Submitting InstitutionAberystwyth University
Unit of AssessmentComputer Science and Informatics
Summary Impact TypeSocietal
Research Subject Area(s)
Information and Computing Sciences: Artificial Intelligence and Image Processing
Summary of the impact
This impact case concerns the stimulation of public discourse, informing
the awareness, attitudes and understanding of the public as to the
potential for automating science, and the consequences that then arise
regarding ethics, rights and the acquisition of knowledge. It also
concerns debate among legal practitioners.
The Robot Scientist was the first system to fully automate the process of
scientific investigation. This work showed that it was possible. The idea
was immediately picked up by the popular press and covered worldwide (the
fourth most significant discovery in 2009 according to TIME magazine,
reported by TV, radio, national newspapers and magazines, and bloggers).
It engaged the public in debate about AI, robotics, lab automation, and
This work on the automation of science encompassed the generation of
scientific hypotheses, the design of experiments which would discriminate
between the hypotheses, the execution of the experiments on laboratory
robots, the analysis of the results and the model-update to complete the
investigation cycle and feed into the next round of hypothesis generation.
The work was carried out at Aberystwyth, the majority from 2004 to 2009,
with some work after this date, and prototypes which were investigated
before this time (our early work was the winner of the BCS Machine
Intelligence Award in 2006). The following are the research areas and
technologies which were brought together to make the Robot Scientist:
Lab automation: Our automation requirements pushed technology to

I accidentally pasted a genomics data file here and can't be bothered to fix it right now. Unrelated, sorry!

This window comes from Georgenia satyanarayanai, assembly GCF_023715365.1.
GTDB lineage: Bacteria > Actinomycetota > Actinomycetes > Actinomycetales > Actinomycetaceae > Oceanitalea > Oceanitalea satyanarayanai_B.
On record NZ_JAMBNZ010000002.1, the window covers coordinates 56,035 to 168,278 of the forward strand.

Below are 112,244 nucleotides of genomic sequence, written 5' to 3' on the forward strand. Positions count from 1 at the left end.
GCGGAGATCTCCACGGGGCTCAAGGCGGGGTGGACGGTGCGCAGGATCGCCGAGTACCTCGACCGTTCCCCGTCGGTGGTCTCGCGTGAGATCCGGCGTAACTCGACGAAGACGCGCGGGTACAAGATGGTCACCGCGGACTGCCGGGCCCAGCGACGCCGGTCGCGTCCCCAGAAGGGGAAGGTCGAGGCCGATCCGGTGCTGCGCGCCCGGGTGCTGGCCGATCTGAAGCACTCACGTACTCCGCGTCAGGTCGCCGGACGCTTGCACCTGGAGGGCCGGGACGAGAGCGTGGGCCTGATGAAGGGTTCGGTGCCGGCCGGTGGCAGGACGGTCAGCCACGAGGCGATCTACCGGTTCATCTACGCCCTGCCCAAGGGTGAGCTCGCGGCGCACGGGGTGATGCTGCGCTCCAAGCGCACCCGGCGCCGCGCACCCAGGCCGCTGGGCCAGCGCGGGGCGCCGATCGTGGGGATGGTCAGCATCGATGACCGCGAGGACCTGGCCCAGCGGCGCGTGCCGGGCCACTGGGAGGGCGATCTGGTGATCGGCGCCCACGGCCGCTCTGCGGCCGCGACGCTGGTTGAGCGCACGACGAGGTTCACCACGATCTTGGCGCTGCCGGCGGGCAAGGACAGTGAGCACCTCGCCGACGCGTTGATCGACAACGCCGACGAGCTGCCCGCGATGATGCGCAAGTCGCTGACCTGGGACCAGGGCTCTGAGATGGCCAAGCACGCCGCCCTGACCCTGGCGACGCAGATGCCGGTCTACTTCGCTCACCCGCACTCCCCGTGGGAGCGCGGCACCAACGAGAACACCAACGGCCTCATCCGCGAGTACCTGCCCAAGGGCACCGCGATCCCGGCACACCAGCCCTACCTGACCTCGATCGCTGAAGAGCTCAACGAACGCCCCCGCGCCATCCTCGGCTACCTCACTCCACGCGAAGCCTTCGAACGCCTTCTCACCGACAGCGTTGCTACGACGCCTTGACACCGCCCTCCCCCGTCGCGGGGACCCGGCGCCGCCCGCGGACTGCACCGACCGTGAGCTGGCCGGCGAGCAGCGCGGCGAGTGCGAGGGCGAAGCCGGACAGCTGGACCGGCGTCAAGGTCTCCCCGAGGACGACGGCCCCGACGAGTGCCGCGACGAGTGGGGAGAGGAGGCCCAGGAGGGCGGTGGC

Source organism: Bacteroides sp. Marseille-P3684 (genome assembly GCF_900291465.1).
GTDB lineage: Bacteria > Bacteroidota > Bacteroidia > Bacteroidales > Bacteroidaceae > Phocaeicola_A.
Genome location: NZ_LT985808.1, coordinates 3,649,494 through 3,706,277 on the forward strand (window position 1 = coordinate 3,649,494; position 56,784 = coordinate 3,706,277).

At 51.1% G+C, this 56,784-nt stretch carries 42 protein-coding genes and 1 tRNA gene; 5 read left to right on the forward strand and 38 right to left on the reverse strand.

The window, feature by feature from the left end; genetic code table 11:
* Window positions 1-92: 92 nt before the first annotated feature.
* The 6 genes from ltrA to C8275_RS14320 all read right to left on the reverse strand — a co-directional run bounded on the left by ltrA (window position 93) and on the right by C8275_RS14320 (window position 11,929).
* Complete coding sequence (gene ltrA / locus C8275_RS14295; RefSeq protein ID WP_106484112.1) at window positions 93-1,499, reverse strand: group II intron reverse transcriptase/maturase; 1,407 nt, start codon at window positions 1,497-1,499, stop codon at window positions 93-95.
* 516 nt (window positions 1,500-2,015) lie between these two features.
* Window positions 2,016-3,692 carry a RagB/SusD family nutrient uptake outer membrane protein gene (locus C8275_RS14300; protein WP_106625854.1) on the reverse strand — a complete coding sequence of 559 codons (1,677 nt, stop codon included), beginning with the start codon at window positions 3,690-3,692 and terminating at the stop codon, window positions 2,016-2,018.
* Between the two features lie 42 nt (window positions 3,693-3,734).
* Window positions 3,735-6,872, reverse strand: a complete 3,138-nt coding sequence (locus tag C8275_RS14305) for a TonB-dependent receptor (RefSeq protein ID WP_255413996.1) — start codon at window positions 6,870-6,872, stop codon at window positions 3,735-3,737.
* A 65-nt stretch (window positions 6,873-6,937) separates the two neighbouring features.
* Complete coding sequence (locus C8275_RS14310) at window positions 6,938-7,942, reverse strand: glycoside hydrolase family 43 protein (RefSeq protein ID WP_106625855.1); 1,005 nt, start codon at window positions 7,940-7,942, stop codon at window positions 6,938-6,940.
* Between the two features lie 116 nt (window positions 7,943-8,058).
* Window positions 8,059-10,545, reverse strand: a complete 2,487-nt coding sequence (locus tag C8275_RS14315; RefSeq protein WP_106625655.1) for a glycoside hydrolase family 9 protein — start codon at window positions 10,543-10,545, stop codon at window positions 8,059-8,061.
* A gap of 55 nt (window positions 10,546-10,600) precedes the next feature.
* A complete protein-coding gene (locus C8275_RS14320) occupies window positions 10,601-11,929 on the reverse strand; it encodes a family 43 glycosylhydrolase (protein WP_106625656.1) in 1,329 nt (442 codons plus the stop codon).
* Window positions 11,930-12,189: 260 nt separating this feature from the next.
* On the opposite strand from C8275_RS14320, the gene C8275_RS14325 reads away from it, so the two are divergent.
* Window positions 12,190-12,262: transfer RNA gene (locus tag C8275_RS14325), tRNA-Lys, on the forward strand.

limits that other laboratories still do not yet use, and industry is not
yet able to provide [3.1]. We required lights-out reliable automation for
on-the-fly-designed yeast growth experiments that took up to 5 days to
complete, and ran in overlapping batches. To achieve this we worked with a
company (Caliper Life Sciences) to specify, build and test the hardware
needed. We then had to further develop software, create monitoring
systems, engineer our own equipment modifications (for problems such as
temperature, humidity, contamination, dessication, gripper pressure and
tolerance), develop biological protocols, create user and machine
interfaces, and generally perform robot maintenance.
Lab information management: This required the formalisation of lab
protocols down to the level where they could be automated, and thus led to
the creation of one of the first ontologies to express biomedical
protocols, and to a discussion of the issues in formalising protocols to
such depth [3.2]. The substantial relational database designed to support
the automated collection and recording of far more data than human
biologists collect was developed and published as AutoLabDB [3.3]. This
database schema is re-usable by other automated laboratories.
Models of Systems Biology: Computational models of yeast
metabolism were constructed and released as part of this work [3.4, 3.5].
Aberystwyth became part of an EU consortium ("UniCellSYS") to understand
and model the fundamental characteristics of eukaryote unicellular
organism biology, concentrating on yeast, and work is ongoing to refine
the models of yeast metabolism. One of our contributions to this work was
to create new hypotheses about parts of the model, and test out the
results on our lab automation, providing real data to support these
Inductive Logic Programming: We made use of logic based models
(using Prolog) and relational learning methods to model metabolism, to
interpret the complex data produced by the Robot Scientist, and to provide
automated hypothesis generation [3.5, 3.6].
Hypothesis generation: Two methods of automatic inference were
investigated in order to generate new hypothesis from the model: logical
abduction and the replication of human process of reasoning (gene sequence
similarity implying gene function similarity) [3.6].
Yeast deletion strain biology: A new method of gene deletion was
investigated (and proven to work) which is amenable to automation for a
Robot Scientist but does not leave genomic scars, and hence can be used to
delete multiple genes, and investigate more complex genetic effects.
We brought together these strands of research to create a physical
robotic system in the laboratory, which used AI techniques to produce new
The research was carried out by a team at Aberystwyth, including Ross